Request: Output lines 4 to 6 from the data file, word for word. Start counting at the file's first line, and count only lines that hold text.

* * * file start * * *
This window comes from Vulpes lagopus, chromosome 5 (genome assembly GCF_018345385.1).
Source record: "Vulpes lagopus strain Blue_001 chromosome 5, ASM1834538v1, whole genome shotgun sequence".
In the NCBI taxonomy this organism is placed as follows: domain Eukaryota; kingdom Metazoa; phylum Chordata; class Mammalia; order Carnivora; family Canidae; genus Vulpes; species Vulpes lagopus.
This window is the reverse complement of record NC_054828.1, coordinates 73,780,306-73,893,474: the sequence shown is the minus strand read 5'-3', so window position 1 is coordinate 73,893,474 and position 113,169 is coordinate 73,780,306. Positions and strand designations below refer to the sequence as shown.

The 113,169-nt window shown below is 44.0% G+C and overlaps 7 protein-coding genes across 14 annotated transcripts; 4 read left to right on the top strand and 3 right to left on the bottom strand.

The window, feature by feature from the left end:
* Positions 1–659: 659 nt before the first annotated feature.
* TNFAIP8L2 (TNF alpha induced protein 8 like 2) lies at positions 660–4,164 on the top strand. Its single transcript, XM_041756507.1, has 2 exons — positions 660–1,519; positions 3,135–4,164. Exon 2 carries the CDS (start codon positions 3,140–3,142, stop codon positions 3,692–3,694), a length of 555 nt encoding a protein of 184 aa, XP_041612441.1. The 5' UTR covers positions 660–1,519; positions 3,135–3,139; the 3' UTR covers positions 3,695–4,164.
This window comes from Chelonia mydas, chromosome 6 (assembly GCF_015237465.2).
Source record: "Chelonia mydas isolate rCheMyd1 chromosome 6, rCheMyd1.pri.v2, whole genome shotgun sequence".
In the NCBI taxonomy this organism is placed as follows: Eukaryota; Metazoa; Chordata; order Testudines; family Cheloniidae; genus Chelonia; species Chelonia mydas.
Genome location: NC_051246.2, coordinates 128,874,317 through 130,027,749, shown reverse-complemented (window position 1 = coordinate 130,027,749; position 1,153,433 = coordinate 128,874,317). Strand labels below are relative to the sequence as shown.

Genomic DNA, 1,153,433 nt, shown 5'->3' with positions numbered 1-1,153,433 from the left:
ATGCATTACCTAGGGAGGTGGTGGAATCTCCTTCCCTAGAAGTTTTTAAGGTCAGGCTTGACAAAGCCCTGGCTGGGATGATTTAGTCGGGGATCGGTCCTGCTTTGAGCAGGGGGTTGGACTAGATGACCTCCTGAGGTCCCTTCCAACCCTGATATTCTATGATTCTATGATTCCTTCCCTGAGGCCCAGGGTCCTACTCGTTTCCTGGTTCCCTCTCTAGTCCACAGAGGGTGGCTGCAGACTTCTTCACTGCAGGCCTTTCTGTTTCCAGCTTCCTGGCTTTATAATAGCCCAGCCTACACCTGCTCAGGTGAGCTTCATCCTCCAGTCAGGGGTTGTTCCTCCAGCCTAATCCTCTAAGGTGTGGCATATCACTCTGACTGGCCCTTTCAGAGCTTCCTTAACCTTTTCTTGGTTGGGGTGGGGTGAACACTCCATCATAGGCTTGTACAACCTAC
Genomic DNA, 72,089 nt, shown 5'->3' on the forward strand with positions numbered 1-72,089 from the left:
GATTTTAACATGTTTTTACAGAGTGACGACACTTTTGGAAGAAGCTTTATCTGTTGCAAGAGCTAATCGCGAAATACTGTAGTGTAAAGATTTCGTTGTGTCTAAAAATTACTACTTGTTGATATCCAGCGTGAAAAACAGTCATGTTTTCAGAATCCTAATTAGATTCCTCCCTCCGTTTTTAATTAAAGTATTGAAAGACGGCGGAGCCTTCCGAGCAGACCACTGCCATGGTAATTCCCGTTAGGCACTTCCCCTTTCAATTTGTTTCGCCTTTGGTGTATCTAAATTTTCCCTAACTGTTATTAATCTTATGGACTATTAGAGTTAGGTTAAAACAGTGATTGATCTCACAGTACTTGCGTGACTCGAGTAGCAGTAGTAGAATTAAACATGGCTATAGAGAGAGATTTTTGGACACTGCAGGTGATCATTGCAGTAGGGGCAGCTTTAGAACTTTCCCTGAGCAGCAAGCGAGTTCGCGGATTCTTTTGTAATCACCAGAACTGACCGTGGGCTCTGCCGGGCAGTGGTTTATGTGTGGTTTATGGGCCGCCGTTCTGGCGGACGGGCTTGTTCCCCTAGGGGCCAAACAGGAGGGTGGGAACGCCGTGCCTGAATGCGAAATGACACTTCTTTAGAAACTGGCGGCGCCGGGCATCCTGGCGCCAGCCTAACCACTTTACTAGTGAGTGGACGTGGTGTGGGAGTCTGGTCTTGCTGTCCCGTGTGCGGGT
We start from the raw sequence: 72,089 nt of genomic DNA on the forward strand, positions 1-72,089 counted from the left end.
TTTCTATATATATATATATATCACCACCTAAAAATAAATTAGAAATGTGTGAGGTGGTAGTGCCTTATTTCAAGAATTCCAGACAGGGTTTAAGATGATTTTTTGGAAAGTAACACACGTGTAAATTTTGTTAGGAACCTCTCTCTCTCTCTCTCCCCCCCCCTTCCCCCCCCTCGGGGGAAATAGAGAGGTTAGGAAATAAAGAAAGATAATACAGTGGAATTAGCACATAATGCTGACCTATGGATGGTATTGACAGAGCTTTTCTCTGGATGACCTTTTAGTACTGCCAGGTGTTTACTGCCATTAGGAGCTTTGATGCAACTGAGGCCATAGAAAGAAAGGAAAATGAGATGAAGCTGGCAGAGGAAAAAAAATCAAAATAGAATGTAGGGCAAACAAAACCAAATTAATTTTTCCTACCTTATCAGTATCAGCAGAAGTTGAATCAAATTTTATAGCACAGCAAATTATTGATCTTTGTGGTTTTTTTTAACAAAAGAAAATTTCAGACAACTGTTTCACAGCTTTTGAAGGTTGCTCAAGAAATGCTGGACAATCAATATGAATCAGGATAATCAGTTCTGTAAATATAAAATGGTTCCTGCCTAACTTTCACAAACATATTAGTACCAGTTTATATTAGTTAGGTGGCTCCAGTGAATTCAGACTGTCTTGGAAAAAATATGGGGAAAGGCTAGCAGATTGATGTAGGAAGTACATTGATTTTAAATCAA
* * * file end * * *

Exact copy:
This window is the reverse complement of record NC_054828.1, coordinates 73,780,306-73,893,474: the sequence shown is the minus strand read 5'-3', so window position 1 is coordinate 73,893,474 and position 113,169 is coordinate 73,780,306. Positions and strand designations below refer to the sequence as shown.

The 113,169-nt window shown below is 44.0% G+C and overlaps 7 protein-coding genes across 14 annotated transcripts; 4 read left to right on the top strand and 3 right to left on the bottom strand.

The window, feature by feature from the left end: